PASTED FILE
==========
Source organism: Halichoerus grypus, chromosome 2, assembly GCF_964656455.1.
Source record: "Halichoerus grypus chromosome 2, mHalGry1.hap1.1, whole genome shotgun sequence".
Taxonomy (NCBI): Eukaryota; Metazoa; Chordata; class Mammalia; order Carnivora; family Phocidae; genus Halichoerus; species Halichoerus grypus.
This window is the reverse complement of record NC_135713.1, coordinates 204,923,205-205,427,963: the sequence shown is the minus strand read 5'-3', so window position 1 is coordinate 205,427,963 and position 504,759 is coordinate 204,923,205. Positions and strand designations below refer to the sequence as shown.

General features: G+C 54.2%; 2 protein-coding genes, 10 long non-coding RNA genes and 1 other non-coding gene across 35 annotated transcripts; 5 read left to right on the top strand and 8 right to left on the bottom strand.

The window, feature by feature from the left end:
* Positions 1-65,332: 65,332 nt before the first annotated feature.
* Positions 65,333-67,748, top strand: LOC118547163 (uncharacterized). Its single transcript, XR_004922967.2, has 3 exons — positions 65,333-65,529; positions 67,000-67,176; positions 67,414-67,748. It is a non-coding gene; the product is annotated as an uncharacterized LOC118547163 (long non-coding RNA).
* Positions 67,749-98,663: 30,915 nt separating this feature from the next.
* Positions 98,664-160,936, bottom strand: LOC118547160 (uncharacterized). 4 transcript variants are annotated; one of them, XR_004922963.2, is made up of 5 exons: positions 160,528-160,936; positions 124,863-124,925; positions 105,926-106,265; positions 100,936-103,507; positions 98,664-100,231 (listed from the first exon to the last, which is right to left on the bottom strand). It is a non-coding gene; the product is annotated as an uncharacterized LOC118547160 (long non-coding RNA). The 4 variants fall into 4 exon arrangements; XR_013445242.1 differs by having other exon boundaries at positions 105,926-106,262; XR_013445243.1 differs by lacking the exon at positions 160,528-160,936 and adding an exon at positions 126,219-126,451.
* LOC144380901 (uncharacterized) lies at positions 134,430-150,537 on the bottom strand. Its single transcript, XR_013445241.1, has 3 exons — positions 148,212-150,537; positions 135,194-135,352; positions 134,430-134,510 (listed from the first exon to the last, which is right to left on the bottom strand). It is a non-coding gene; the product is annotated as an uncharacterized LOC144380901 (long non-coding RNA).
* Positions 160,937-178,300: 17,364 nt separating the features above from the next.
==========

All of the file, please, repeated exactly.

Source organism: Halichoerus grypus, chromosome 2, assembly GCF_964656455.1.
Source record: "Halichoerus grypus chromosome 2, mHalGry1.hap1.1, whole genome shotgun sequence".
Taxonomy (NCBI): Eukaryota; Metazoa; Chordata; class Mammalia; order Carnivora; family Phocidae; genus Halichoerus; species Halichoerus grypus.
This window is the reverse complement of record NC_135713.1, coordinates 204,923,205-205,427,963: the sequence shown is the minus strand read 5'-3', so window position 1 is coordinate 205,427,963 and position 504,759 is coordinate 204,923,205. Positions and strand designations below refer to the sequence as shown.

General features: G+C 54.2%; 2 protein-coding genes, 10 long non-coding RNA genes and 1 other non-coding gene across 35 annotated transcripts; 5 read left to right on the top strand and 8 right to left on the bottom strand.

The window, feature by feature from the left end:
* Positions 1-65,332: 65,332 nt before the first annotated feature.
* Positions 65,333-67,748, top strand: LOC118547163 (uncharacterized). Its single transcript, XR_004922967.2, has 3 exons — positions 65,333-65,529; positions 67,000-67,176; positions 67,414-67,748. It is a non-coding gene; the product is annotated as an uncharacterized LOC118547163 (long non-coding RNA).
* Positions 67,749-98,663: 30,915 nt separating this feature from the next.
* Positions 98,664-160,936, bottom strand: LOC118547160 (uncharacterized). 4 transcript variants are annotated; one of them, XR_004922963.2, is made up of 5 exons: positions 160,528-160,936; positions 124,863-124,925; positions 105,926-106,265; positions 100,936-103,507; positions 98,664-100,231 (listed from the first exon to the last, which is right to left on the bottom strand). It is a non-coding gene; the product is annotated as an uncharacterized LOC118547160 (long non-coding RNA). The 4 variants fall into 4 exon arrangements; XR_013445242.1 differs by having other exon boundaries at positions 105,926-106,262; XR_013445243.1 differs by lacking the exon at positions 160,528-160,936 and adding an exon at positions 126,219-126,451.
* LOC144380901 (uncharacterized) lies at positions 134,430-150,537 on the bottom strand. Its single transcript, XR_013445241.1, has 3 exons — positions 148,212-150,537; positions 135,194-135,352; positions 134,430-134,510 (listed from the first exon to the last, which is right to left on the bottom strand). It is a non-coding gene; the product is annotated as an uncharacterized LOC144380901 (long non-coding RNA).
* Positions 160,937-178,300: 17,364 nt separating the features above from the next.